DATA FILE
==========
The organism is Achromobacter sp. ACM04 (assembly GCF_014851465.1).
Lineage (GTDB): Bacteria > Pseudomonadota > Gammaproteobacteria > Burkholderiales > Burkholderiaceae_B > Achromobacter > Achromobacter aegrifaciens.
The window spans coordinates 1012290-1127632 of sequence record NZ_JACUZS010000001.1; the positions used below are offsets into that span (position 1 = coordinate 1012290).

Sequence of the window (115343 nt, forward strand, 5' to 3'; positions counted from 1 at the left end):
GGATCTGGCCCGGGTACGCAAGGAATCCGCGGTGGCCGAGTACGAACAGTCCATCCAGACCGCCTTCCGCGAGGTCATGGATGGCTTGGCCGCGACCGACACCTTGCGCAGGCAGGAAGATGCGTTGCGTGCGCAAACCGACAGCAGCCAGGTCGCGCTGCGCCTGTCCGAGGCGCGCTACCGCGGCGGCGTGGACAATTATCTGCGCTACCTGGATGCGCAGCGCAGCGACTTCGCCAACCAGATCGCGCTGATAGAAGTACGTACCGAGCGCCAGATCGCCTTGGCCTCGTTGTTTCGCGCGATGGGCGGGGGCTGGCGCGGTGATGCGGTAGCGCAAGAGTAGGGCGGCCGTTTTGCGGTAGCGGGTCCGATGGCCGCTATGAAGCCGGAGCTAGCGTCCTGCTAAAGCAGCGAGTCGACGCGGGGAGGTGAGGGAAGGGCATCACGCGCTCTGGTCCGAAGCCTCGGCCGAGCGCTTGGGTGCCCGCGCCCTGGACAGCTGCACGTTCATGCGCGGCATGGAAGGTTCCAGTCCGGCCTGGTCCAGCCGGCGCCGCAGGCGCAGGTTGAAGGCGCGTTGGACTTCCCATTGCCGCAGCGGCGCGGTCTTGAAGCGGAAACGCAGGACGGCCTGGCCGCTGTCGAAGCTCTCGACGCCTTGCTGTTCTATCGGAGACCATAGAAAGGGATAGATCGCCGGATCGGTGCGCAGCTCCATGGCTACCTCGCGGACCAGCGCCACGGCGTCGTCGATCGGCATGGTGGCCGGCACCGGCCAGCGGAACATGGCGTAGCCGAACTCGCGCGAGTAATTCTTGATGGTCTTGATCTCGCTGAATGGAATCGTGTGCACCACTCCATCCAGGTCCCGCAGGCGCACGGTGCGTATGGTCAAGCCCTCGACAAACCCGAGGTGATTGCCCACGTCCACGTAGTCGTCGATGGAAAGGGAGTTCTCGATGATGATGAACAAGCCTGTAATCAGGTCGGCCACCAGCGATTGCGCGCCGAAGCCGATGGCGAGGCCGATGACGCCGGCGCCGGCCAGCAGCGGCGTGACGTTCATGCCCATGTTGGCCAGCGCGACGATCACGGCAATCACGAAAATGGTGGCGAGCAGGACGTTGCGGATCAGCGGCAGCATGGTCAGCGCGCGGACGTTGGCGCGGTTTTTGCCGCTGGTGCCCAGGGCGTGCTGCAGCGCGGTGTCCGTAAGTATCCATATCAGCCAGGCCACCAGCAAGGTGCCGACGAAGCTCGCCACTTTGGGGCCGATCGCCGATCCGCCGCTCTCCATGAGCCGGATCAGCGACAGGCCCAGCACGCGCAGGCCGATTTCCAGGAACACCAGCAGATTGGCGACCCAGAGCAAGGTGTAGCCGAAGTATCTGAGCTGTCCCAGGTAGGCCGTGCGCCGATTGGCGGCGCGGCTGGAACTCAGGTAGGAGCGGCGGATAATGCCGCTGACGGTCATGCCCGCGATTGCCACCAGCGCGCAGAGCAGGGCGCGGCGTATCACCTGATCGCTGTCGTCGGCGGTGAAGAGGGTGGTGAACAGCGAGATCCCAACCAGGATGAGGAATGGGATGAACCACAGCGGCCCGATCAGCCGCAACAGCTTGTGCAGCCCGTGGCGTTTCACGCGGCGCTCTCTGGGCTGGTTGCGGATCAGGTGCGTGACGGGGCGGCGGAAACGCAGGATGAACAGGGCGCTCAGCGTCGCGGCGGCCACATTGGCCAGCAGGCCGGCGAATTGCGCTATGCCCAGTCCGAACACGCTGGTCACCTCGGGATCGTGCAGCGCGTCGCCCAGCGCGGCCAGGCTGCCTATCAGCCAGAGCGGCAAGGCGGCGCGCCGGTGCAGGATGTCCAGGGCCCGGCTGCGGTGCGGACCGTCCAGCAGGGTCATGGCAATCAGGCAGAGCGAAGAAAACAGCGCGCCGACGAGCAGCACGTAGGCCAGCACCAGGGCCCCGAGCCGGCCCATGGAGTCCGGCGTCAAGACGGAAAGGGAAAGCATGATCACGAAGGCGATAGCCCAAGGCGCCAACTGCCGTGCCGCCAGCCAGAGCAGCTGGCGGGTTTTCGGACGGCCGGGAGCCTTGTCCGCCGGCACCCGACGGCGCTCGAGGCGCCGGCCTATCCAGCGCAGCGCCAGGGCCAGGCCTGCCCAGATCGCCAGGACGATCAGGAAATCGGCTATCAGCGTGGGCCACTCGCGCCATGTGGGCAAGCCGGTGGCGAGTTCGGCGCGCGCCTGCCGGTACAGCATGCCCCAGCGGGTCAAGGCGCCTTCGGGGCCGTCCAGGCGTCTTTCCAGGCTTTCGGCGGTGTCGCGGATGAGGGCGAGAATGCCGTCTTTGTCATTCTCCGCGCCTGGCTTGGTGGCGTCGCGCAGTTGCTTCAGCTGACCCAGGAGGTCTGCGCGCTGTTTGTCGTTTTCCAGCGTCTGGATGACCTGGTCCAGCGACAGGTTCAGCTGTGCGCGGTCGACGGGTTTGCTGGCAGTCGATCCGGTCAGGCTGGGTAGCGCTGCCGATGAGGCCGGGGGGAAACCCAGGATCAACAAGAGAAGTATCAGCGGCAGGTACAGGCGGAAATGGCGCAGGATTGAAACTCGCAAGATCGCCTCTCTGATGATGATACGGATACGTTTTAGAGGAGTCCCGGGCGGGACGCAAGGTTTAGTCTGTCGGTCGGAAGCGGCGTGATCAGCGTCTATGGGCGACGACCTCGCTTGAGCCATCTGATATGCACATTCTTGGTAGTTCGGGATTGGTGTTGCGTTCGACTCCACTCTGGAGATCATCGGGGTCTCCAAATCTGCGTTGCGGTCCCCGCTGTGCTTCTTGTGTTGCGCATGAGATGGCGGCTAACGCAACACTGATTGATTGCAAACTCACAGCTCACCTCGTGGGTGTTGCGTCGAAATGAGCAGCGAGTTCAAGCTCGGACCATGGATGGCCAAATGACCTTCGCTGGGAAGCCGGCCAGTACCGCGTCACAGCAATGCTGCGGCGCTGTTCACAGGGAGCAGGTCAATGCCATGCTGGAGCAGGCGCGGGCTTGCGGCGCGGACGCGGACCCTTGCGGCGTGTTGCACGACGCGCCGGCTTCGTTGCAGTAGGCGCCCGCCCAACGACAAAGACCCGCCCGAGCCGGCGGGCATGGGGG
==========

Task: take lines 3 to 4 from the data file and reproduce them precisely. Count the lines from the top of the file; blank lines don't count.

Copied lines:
The window spans coordinates 1012290-1127632 of sequence record NZ_JACUZS010000001.1; the positions used below are offsets into that span (position 1 = coordinate 1012290).

Sequence of the window (115343 nt, forward strand, 5' to 3'; positions counted from 1 at the left end):